Prophesy Fulfilled

I have always simply accepted the profecies of Jesus as true and that was that. For some reason I decided to do some research and what I found was astounding. Take a look at these figures:

The chances of 1 person fulfilling 8 prophecies – 1 in 100,000,000,000,000,000. 1 person fulfilling 48 prophecies – 1 chance in 10 to the 157th power. 1 person fulfilling 300+ prophecies – Only Jesus! (from Biblical Prophesies Fulfilled by Jesus)

Is that amazing or what?  BTW that long number with all the zeros is a quintillion.  10 to the 157th power… is one and one-half+ googols or 157 zero’s after the 10.  It’s fun to think about but it definitely becomes mind-boggling, doesn’t it?

There are 8 specific prophecies that are connected to the birth of Jesus.

In the beautiful Christmas Hymn by Charles Wesley, Hark, The Herald Angels Sing (click on the picture to hear the song, are these words:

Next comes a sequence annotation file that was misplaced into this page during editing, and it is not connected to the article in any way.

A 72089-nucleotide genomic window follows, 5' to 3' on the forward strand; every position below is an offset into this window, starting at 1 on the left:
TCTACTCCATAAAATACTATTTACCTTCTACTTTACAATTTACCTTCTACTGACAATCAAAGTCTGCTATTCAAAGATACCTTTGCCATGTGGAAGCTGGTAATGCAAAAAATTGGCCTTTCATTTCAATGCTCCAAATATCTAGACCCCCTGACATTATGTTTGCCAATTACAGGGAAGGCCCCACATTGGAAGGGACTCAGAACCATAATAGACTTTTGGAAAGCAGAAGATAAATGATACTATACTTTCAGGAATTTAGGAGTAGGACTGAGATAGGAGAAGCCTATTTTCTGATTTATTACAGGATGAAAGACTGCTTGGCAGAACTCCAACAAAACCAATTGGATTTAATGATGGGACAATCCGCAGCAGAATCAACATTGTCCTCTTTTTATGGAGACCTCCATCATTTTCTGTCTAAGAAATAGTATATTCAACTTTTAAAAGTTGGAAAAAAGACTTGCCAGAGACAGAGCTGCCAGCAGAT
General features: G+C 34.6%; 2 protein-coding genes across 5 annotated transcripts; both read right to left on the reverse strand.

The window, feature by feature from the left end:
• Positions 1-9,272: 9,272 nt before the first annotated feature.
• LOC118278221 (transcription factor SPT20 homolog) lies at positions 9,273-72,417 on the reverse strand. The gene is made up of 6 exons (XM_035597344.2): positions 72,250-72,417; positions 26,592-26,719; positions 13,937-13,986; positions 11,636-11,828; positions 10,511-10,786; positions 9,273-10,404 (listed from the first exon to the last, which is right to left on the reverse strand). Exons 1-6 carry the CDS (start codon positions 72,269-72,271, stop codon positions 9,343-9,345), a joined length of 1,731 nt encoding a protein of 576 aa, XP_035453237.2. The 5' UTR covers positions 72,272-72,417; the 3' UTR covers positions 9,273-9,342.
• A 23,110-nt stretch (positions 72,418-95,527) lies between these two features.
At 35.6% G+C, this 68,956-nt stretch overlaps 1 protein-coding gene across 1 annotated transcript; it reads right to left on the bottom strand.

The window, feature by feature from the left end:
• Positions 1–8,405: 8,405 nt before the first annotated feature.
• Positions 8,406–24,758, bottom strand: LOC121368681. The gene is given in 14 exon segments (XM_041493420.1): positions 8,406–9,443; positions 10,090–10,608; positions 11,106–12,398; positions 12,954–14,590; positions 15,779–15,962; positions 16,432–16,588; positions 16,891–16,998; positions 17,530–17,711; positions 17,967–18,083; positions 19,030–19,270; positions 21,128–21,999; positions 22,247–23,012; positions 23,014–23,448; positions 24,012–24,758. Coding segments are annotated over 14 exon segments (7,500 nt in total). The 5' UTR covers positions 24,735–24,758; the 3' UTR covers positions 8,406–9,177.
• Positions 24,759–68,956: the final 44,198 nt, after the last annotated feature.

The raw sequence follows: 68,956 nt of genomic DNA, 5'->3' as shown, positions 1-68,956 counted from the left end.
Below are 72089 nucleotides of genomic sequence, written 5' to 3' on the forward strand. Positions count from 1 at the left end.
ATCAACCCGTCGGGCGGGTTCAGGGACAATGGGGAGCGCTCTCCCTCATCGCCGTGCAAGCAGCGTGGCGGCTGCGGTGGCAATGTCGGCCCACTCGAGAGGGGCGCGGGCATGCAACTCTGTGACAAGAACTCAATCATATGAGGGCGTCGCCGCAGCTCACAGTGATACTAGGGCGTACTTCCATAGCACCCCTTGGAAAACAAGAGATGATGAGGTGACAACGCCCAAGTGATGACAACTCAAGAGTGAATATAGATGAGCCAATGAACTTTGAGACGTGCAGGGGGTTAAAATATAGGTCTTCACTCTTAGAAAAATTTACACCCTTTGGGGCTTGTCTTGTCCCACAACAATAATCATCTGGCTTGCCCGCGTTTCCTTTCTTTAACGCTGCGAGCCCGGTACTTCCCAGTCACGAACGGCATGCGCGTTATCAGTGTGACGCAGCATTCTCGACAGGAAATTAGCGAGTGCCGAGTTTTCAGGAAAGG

Throughout this song, and many of the other Christmas hymns, the prophecies are repeated, reminding us that Jesus is who He says He is.

None of this should be mind-boggling.  It is what it is.  God’s Word is the truth.  Yet, there are millions who are still in the darkness.  Who believe only what they want to believe.  Who limit the beauty of this season to what’s going to be under the tree.

Let’s be different.  Let’s quit thinking and focusing on what we’re going to get and move on to what are we going to give.  Will you be the one to share the Story for the first time?  Will you be the one that shines light into the darkness?  Will you be the one, like Mary, who was called blessed because she believed? (Luke 1:45)

Blessings to you and yours!